All ETDs from UAB

Advisory Committee Chair

David M Pollock

Advisory Committee Members

Shannon M Bailey

Jennifer S Pollock

Paul W Sanders

Martin E Young

Document Type


Date of Award


Degree Name by School

Doctor of Philosophy (PhD) Heersink School of Medicine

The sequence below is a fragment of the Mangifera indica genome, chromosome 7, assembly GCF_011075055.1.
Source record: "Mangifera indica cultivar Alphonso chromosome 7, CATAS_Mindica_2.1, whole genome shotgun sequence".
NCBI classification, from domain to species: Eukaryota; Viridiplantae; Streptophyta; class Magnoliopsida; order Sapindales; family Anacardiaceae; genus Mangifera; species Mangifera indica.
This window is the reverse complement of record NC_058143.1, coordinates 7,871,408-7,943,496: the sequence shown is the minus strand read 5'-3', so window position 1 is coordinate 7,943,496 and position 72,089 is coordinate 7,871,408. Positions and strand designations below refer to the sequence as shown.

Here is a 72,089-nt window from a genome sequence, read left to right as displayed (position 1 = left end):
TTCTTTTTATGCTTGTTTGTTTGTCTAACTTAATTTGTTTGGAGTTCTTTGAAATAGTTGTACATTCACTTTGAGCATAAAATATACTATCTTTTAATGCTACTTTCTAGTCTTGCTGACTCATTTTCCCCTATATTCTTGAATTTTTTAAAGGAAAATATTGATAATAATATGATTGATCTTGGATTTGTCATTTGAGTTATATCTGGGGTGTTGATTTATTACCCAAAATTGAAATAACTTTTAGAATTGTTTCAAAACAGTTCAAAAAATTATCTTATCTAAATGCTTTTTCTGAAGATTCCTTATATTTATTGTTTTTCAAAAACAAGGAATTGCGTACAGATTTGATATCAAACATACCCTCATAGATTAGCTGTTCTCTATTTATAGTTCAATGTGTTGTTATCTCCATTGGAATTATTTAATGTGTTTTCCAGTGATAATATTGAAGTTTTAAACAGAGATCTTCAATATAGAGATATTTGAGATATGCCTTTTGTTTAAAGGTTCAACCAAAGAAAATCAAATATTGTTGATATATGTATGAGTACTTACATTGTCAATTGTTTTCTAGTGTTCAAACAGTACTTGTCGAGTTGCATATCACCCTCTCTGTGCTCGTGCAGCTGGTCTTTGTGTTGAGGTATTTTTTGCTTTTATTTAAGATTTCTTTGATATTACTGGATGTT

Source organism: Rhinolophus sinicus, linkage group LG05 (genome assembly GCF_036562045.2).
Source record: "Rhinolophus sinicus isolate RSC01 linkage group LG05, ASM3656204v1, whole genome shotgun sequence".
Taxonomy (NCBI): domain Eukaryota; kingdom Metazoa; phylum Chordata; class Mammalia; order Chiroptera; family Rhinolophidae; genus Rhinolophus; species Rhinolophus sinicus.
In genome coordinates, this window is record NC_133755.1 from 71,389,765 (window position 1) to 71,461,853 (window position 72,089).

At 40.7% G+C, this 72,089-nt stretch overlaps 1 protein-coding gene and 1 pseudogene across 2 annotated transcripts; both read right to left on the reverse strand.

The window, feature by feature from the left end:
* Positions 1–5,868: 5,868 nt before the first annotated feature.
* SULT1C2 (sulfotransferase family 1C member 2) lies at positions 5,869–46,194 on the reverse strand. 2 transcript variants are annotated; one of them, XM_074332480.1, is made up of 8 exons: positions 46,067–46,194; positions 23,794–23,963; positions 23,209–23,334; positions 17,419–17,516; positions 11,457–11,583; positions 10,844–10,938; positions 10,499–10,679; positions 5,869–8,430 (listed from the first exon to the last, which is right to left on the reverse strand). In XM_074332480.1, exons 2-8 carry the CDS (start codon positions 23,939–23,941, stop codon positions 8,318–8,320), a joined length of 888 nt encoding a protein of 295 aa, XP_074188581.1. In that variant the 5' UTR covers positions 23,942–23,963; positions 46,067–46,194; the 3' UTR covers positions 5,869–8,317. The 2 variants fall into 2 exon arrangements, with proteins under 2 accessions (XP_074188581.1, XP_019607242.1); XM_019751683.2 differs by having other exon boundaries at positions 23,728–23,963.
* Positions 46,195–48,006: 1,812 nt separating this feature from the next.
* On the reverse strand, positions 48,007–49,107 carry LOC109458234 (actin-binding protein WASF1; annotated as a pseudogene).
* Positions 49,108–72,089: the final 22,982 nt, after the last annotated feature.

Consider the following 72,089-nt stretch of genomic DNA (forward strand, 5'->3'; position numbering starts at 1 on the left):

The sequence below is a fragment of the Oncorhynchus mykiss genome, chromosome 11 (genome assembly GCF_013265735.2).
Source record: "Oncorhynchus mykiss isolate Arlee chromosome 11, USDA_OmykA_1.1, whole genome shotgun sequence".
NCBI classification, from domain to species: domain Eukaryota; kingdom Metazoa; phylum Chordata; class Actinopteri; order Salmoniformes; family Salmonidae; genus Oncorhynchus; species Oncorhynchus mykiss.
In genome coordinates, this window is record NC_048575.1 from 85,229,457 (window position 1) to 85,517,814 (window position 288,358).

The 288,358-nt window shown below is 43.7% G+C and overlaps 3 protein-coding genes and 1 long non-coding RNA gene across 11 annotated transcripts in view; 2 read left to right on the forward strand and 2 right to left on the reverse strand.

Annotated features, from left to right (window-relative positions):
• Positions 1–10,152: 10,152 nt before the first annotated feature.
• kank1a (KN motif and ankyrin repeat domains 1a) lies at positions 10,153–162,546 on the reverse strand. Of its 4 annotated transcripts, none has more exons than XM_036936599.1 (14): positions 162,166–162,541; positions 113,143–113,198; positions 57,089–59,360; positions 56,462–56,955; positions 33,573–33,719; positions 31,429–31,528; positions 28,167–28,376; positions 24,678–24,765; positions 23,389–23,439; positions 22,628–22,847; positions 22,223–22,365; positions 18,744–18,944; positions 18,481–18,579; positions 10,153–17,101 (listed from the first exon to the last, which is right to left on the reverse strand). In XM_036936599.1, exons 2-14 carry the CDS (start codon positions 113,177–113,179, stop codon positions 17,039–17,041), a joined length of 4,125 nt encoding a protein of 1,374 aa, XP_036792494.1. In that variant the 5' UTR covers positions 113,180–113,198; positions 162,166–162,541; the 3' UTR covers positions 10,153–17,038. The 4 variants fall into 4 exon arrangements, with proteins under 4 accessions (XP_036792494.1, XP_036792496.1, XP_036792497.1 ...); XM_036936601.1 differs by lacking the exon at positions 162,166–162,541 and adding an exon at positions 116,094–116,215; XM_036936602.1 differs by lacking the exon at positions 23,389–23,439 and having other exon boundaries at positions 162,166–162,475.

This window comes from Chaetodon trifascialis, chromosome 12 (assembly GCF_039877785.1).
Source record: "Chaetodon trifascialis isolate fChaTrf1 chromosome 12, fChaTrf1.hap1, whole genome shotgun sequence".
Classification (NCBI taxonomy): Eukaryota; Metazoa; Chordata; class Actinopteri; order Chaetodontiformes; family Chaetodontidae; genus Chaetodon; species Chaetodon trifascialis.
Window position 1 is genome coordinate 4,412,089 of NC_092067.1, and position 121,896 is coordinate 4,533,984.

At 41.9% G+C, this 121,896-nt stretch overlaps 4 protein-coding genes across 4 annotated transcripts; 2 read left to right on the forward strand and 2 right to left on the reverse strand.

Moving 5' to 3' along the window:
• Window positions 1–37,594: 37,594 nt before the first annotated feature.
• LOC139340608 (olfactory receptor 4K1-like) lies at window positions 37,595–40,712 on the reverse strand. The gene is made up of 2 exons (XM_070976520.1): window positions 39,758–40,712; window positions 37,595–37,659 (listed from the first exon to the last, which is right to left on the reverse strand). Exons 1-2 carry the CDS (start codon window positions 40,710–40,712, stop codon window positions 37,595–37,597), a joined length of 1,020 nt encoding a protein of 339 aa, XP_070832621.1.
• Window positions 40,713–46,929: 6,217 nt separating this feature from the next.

Healthy individuals typically have a diurnal rhythm in sodium (Na+) excretion, with levels higher during the daytime and lower at nighttime. While the mechanism behind this rhythm is not yet fully understood, molecular clock genes such as Bmal1 may contribute to the diurnal variation in urinary Na+ excretion (UNaV). Endothelin-1 (ET-1) is a peptide that aids in the regulation of Na+ balance through activation of the endothelin B (ETB) receptor. Although the ETB receptor has been shown to play an important role in promoting natriuresis, whether this varies according to time of day is unknown. This dissertation examines the role of ET-1 through the ETB receptor in the diurnal regulation of Na+ excretion in rats. Since mechanisms regulating Na+ excretion are sex dependent, it is also important to determine if there are sex differences in diurnal control. Specifically, the impact of Bmal1 of the diurnal regulation of Na+ excretion in acute and chronic salt loading settings was studied using a novel Bmal1-/- rat model. Along with this, the functional significance of the interaction between ET-1 and Bmal1 was tested as well. A major finding from these studies is that ETB receptor deficient (ETB def) rats have a delayed natriuretic response to an acute salt load (900µEq Na+) that is time-of-day dependent. In addition, females are more efficient in excreting the excess salt. In both sexes, the ETA receptor contributes to this impaired natriuretic response as well. Male, but not female, Bmal1-/- rats have an impaired diurnal rhythm in Na+ excretion. Loss of Bmal1 does not impact the rhythm of mean arterial pressure (MAP) in these rats despite them having an overall reduction in MAP throughout the day. Bmal1-/- rats showed reduced UNaV during chronic salt feeding, however ETB blockade did not appear to influence UNaV despite similar BP between genotypes. Overall, this dissertation provides new evidence that ET-1 and the ETB receptor are required for the renal excretion of an acute salt load that is time-of-day- and sex-dependent. This pathway appears to regulate UNaV independent of Bmal1 in rats, suggesting other circadian factors could be involved.



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